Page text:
HOUSTON — In many ways, the story behind John Birmingham's Boulder Scientific Co. is a microcosm of the continuing metallocene technology saga.
Birmingham was there at the technology's outset more than 40 years ago. His Mead, Colo.-based company remains a primary maker and marketer of metallocene catalysts to the plastics industry today, as several major manufacturers continue to spend amounts estimated in the billions of dollars to develop and commercialize metallocenes.
Birmingham took some time to look back on his career, as well as the past and present of the metallocene field in an interview at the Metcon 97 conference in Houston. Boulder Scientific was one of several sponsors of the metallocene-oriented event.
As a graduate student under Geoffrey Wilkinson at Harvard University in the early 1950s, Birmingham was credited with discovering metallocenes for zirconium, titanium and several other rare-earth elements. Wilkinson, who pioneered a great deal of early metallocene research, won the Nobel Prize for chemistry in 1973.
By the early 1970s, Birmingham was working for the Arapajo Chemical Co. in Boulder, Colo., where he designed metallocenes and co-catalysts. When Arapajo moved away from metallocenes, Birmingham went into business for himself, opening Boulder Scientific in that city in 1973.
``I wanted to stay in an area I knew well,'' Birmingham said of his decision to open an office and laboratory with only one part-time assistant.
The move paid off to the point where the company moved to a larger site in Mead in 1979. That site now employs 60, with Birmingham planning to expand that location within five years to meet increasing production demands.
Birmingham declined to release his company's sales figures, but he said the firm has enjoyed a growth rate of 25 percent in each of the past three years.
The company now does half its business in metallocenes, especially those used to toughen and improve linear low density polyethylene resins. Boulder Scientific produces almost 30 different metallocenes in quantities ranging from a single gram to several kilograms.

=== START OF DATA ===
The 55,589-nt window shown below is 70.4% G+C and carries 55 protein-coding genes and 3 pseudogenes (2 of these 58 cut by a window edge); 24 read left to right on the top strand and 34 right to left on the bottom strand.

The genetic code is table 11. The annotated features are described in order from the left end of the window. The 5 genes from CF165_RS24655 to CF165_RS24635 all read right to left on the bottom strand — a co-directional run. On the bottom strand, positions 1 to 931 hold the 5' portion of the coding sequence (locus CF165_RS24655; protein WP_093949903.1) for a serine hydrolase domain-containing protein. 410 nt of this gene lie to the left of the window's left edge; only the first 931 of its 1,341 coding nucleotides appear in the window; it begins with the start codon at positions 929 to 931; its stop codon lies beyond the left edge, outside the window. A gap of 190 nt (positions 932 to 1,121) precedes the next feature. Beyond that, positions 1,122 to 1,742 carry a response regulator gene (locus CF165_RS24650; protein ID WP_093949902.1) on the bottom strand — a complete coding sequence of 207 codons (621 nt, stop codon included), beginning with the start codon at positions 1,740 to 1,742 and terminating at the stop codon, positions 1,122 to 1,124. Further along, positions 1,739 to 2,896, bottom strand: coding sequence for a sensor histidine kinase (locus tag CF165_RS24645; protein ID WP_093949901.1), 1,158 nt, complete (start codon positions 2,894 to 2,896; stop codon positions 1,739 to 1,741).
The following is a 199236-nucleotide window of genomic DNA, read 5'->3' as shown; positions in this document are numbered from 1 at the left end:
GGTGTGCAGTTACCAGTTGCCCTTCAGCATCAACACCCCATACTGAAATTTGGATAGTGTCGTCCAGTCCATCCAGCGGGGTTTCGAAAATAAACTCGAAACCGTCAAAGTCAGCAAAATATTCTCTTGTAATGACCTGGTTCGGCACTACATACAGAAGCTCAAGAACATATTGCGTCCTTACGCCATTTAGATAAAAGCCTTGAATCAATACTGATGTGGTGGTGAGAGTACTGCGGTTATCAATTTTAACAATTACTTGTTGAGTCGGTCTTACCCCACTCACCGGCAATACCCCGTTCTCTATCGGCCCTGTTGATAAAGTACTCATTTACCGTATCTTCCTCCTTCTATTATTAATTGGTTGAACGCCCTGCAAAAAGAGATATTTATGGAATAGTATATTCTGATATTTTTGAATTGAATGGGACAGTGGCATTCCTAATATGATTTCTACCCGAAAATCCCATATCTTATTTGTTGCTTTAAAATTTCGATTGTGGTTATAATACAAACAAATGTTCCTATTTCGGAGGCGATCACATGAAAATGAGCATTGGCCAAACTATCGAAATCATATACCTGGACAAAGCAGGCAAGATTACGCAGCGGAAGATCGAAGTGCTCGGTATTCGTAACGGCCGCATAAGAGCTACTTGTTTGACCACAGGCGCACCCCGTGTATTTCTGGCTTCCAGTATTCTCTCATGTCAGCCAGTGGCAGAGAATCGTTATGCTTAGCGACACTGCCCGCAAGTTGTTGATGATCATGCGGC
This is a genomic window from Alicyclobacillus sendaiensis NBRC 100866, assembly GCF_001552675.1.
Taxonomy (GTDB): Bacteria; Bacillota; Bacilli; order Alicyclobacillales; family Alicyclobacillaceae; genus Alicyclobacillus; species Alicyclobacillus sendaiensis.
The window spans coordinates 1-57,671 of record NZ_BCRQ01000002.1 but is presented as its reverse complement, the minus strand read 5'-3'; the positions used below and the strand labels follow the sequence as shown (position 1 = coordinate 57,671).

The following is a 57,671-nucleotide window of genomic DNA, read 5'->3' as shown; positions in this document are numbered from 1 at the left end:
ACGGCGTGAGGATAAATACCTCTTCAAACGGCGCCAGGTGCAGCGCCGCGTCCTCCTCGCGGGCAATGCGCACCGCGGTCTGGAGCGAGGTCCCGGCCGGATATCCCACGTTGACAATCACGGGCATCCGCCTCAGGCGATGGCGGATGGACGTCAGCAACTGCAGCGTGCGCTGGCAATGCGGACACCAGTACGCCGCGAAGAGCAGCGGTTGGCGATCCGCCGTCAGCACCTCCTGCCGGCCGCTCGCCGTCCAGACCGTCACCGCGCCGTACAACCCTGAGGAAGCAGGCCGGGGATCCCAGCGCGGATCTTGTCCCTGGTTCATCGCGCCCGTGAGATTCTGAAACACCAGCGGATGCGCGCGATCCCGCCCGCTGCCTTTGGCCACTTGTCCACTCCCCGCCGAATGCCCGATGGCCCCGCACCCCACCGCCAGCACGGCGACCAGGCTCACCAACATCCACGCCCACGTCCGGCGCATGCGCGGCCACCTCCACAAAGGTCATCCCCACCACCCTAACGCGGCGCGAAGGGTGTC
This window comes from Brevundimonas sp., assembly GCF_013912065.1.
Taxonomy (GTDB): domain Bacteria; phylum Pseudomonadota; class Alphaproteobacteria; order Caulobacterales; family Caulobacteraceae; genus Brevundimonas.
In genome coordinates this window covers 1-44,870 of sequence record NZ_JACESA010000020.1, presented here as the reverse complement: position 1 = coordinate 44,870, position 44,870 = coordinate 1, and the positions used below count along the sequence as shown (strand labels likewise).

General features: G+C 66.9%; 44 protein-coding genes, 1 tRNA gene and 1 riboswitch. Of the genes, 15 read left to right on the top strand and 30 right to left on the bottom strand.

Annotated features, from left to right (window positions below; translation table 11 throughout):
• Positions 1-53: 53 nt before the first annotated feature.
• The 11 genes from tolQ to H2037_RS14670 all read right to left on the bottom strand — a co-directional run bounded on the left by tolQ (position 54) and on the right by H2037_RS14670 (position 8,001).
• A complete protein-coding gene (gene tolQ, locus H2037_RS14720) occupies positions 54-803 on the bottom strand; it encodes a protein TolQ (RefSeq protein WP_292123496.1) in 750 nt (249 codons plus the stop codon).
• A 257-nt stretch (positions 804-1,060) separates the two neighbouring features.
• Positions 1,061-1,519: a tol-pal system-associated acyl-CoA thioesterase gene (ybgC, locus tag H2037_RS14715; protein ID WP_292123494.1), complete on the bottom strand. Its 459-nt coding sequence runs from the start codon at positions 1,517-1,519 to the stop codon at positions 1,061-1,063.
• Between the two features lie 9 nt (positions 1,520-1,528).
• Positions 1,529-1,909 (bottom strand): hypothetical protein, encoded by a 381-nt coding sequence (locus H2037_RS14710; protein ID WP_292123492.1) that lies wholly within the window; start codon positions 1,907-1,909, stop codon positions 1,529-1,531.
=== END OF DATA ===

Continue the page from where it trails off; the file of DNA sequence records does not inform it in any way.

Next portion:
Manufacturers in turn can produce as much as a million pounds of olefins using a single pound of metallocene catalyst.
That productivity is somewhat bittersweet for Birmingham, who pointed out improved manufacturing technology has meant companies can process larger amounts of olefins while using smaller quantities of his metallocene catalysts.
Birmingham naturally is pleased to see recent growth in the metallocenes market, even if the materials' two-decade-long march to commercialization has been longer than many had anticipated.
``The most promising thing continues to be a better understanding of the relationship between catalysts and production,'' Birmingham said. ``We're seeing a shorter time between new products.''
Birmingham added the passing years have brought metallocene advancements that have made it much easier to give customers what they want from metallocene products.
Major metallocene joint ventures, such as the Dow/BP agreement and Exxon/Union Carbide's Univation effort, also have helped change how metallocenes are perceived in the industry, according to Birmingham.
``I think [the joint ventures] are really going to expand the market,'' Birmingham said. ``But at the beginning, I didn't think these kind of joint ventures would happen.''